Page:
The year is 2019—well over 100 years into the movie business—and it still doesn’t feel like studios have figured out their audience. They churn out tired reboots of forgotten franchises; they push sequel after sequel until they’re not making money anymore; they disrupt filmmakers’ artistic visions and recut movies to disastrous results. Seemingly, the only movies that exist are the Disney ones that make over $1 billion…and everything else.
Oh, and there’s John Wick.
Among the top-grossing movies of the year, there are three Marvel fares, five Disney films (which includes two of those Marvel ones), Jordan Peele’s sleeper hit Us—and, believe it or not, John Wick: Chapter 3 — Parabellum. It doesn’t seem probable that in the thick of everything is an aging, tired film star that has no place starring in the eighth-highest grossing film of the year…yet, here we are.
We are truly in the midst of Keanu Reeves’s year of resurgence—a Keanaissance, if you will. John Wick 3 had the second-biggest opening of Reeves’ career (before Toy Story 4 came out, that is), and that guy starred in the freakin’ Matrix movies. To date, John Wick 3 has accrued $170.2 million domestically and $320.1 million worldwide. And in total, the entire John Wick series has amassed over $580 million since 2014.
Reeves is obviously a huge reason for John Wick’s ostensibly interminable box office success—he so perfectly embodies the gruff virility of the John Wick character that I’ve labeled as “ bankable stoicism.” But after John Wick 3’s 12th weekend in theaters—during which it pulled in another $243,470 from 339 U.S. theaters approximately $300,000 from foreign showings—it’s clear that audiences have connected with something much deeper and much more profound than the superheroes and live action remakes that have otherwise dominated the box office.
They’ve connected with a man struggling with grief.
You may have been distracted by all of the outrageous gunfights in John Wick: Chapter 3 — Parabellum, but at the core of the entire series is a man trying to exist in a world that no longer contains the love of his life. People poked fun at how John Wick was about a man avenging his murdered pet dog, but really John Wick’s indignant, violent reaction symbolically captures a man trying regain his former self—it’s reflective of the grieving process.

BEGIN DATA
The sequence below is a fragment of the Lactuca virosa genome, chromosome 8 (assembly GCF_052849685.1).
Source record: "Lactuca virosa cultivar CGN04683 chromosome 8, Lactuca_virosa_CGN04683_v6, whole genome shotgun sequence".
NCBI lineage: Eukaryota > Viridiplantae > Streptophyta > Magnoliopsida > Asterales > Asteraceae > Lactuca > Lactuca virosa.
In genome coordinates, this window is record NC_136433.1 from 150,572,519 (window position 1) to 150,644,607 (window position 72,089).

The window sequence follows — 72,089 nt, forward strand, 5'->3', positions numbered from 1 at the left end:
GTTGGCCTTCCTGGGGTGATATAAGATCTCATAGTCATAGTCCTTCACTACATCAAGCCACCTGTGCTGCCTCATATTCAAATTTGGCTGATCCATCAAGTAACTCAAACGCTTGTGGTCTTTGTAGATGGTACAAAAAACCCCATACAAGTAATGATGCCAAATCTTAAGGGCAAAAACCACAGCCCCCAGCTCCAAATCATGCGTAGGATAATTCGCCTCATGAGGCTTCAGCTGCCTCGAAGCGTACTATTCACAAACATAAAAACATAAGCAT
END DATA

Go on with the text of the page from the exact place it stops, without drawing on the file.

Grief manifests in many different ways. Many people end up enduring immense emotional and physical suffering—the classic rotation from outrage to denial to remorse to anguish. People go into shock, experience bewilderment and incredulity that their loved ones have passed. And after that initial trauma, the high level of stress can lead to restlessness, fatigue, crying fits and distressing dreams about the deceased.
As the years drag, grief is something to which we become all too accustomed. Our parents, our relatives, our friends, our pets—our loved ones continually phase out of our lives, and 99% of the population expects us to carry on like everything is normal.
But we all know we can’t do that. Things change. Even years after the depression has seemingly passed, there’s a part of you that’s forever warped by grief. All you can really do is keep living your life, keep taking the steps to improve your mental health, keep fighting to become a happy, thriving, productive version of yourself.
The opinions and strategies on how to deal with grief are endless. You can seek counseling, you can embrace your friends and family, you can join a group or club, you can take up an activity that distracts you from the loss. The beauty here is that there’s no real answer. Everybody is different, so my method for dealing with grief is likely completely different than what works for you. Grief is studied by psychologists around the world, yet it remains this enigmatic experience that changes from person to person.
And that’s why people connect with Keanu Reeves’ portrayal of John Wick. His monotonous delivery, his surly demeanor, his stoic personality isn’t seemingly what sells tickets at the box office…yet, here we are, $580 million later. And that’s because, whether we actively realize it or not, we recognize a fellow man grieving—we understand his pain, we’re attached to his plight.
Each bullet John fires, every life John takes is another step towards becoming the man who existed before his wife’s death. When described, it sounds kind of sick and messed up—but when you watch John Wick, you realize that it’s simply a coping mechanism. In fictional form, it’s an artistic representation of grief in a bloody, violent form. When John Wick fights for his life, he’s quite literally fighting for his life—he’s fighting to become the person he once was. And the moment someone bests him is the moment he loses that fight.
So as John Wick 3 heads into its 12th week at the box office—which will likely add yet another $1 million to the franchise’s total—let’s honor John Wick’s continued dogged battle. Each and every week John Wick 3 trucks on at the box office is emblematic of John’s own refusal to give up, to let grief get the best him.
Originally published at https://www.forbes.com.